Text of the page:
is the promise of his coming? Do not all things continue as they were from the beginning of the creation?” yet let us know, "The Lord is not slack concerning his promise, as some men count slackness. One day is with him as a thousand years, and a thousand years as one day."

When the conquering Lion of the tribe of Judah shall appear with all the hosts of heaven; when he shall surprise the careless world as a thief in the night; when "as the lightning appeareth in the east, and shineth even unto the west," so shall they behold him coming,-what a change will the sight of this work both with the world and with the saints! Now, poor deluded world, where is your mirth and your frivolity? Where is your wealth and your glory? Where that profane and careless heart, that slighted Christ and his Spirit, and all the offers of his grace? Where now that tongue that mocked the saints and jeered the holy ways of God, and laughed at his people's imperfections and their own slanders? Ah! your heart condemns you, and is ready to sink within you. Even when you say, "Peace and safety, then sudden destruction shall come upon you, as travail upon a woman with child, and ye shall not escape." But, "blessed is that faithful and wise servant whom his Lord, when he cometh, shall find watching" "When the chief Shepherd shall appear, he shall receive a crown of glory that fadeth not away." Oh! how should it then be the character of a Christian "to wait for the son of God from heaven, even Jesus who delivereth us from the wrath to come!" And seeing he comes "to be glorified in his saints, and admired in all them that believe," what thought should gladden our hearts more than the thought of that day? O! Christians, how heartily should we put up that petition, "Thy kingdom come !" "Surely," says he, "I come quickly. Amen, even so, come, Lord Jesus."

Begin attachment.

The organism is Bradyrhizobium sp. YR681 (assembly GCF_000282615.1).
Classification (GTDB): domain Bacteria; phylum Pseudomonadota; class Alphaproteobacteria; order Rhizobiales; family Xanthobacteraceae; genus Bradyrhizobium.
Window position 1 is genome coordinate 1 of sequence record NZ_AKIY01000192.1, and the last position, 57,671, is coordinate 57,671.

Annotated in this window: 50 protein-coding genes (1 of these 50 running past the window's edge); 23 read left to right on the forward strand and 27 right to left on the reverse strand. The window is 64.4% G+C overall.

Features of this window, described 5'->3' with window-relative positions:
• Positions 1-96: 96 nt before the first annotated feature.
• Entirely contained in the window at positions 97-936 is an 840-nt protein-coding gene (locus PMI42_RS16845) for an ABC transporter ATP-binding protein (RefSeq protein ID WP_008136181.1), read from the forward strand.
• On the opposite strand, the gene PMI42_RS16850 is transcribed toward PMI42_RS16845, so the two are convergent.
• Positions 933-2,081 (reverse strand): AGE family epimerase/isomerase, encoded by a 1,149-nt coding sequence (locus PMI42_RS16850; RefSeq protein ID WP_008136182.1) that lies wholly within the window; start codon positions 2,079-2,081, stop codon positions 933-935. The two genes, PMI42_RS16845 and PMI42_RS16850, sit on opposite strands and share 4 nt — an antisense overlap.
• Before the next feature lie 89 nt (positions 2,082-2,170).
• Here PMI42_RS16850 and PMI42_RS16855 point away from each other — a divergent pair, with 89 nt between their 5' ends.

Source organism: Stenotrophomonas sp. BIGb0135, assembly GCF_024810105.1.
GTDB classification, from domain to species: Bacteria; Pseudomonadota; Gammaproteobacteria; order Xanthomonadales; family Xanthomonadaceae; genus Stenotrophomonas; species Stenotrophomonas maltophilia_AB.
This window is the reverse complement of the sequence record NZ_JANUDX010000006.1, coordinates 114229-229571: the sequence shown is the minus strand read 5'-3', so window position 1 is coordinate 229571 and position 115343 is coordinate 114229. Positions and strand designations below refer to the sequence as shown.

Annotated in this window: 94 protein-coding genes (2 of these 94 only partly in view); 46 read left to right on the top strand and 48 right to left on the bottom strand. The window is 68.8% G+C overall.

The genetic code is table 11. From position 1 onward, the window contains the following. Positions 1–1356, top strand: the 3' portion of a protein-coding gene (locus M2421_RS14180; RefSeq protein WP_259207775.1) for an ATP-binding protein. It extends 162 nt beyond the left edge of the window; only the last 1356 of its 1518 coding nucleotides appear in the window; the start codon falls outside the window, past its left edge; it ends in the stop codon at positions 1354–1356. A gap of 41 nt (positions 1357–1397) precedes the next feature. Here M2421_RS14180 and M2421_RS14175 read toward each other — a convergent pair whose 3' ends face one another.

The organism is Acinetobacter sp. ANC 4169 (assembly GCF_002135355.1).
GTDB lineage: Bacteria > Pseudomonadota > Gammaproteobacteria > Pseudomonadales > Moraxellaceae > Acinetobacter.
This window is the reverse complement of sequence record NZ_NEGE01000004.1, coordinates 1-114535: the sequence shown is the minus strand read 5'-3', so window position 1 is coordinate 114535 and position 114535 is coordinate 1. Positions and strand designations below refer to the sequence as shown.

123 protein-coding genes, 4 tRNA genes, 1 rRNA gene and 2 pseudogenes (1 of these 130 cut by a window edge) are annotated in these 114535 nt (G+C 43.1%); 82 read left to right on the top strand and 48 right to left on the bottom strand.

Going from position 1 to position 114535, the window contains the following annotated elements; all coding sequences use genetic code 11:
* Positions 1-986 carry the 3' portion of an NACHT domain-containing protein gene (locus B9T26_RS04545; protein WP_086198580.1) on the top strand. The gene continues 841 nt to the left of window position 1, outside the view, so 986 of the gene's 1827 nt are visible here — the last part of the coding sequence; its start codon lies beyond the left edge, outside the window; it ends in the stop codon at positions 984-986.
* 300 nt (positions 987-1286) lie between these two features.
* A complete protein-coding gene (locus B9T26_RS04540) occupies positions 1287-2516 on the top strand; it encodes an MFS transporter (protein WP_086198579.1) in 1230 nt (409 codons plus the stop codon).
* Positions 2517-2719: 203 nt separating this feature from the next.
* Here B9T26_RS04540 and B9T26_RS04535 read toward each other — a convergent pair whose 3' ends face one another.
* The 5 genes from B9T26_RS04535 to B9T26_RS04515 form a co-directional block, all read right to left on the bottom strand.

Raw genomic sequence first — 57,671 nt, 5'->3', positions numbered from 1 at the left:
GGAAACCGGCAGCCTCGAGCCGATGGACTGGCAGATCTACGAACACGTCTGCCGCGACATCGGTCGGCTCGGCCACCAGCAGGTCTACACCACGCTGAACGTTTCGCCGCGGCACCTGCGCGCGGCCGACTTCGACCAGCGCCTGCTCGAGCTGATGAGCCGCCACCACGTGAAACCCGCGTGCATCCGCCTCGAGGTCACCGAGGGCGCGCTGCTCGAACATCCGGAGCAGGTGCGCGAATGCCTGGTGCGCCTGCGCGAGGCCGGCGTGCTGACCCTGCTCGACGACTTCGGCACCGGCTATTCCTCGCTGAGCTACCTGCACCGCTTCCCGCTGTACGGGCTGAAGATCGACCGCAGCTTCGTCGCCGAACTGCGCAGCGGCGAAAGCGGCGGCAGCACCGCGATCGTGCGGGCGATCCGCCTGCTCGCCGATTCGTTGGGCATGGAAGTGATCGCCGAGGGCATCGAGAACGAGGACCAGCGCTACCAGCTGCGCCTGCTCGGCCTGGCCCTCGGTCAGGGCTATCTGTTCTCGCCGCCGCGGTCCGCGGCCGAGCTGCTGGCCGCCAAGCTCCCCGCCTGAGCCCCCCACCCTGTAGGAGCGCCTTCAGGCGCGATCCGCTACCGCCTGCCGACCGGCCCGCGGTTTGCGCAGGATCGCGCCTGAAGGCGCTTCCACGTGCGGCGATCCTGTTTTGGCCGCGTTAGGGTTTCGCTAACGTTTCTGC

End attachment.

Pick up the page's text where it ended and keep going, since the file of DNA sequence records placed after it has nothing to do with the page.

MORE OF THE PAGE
II. The second stream that leads to paradise, is that great work of Jesus Christ, the raising of our body from the dust, and uniting it again to the soul. À wonderful effect of infinite power and love! Yea,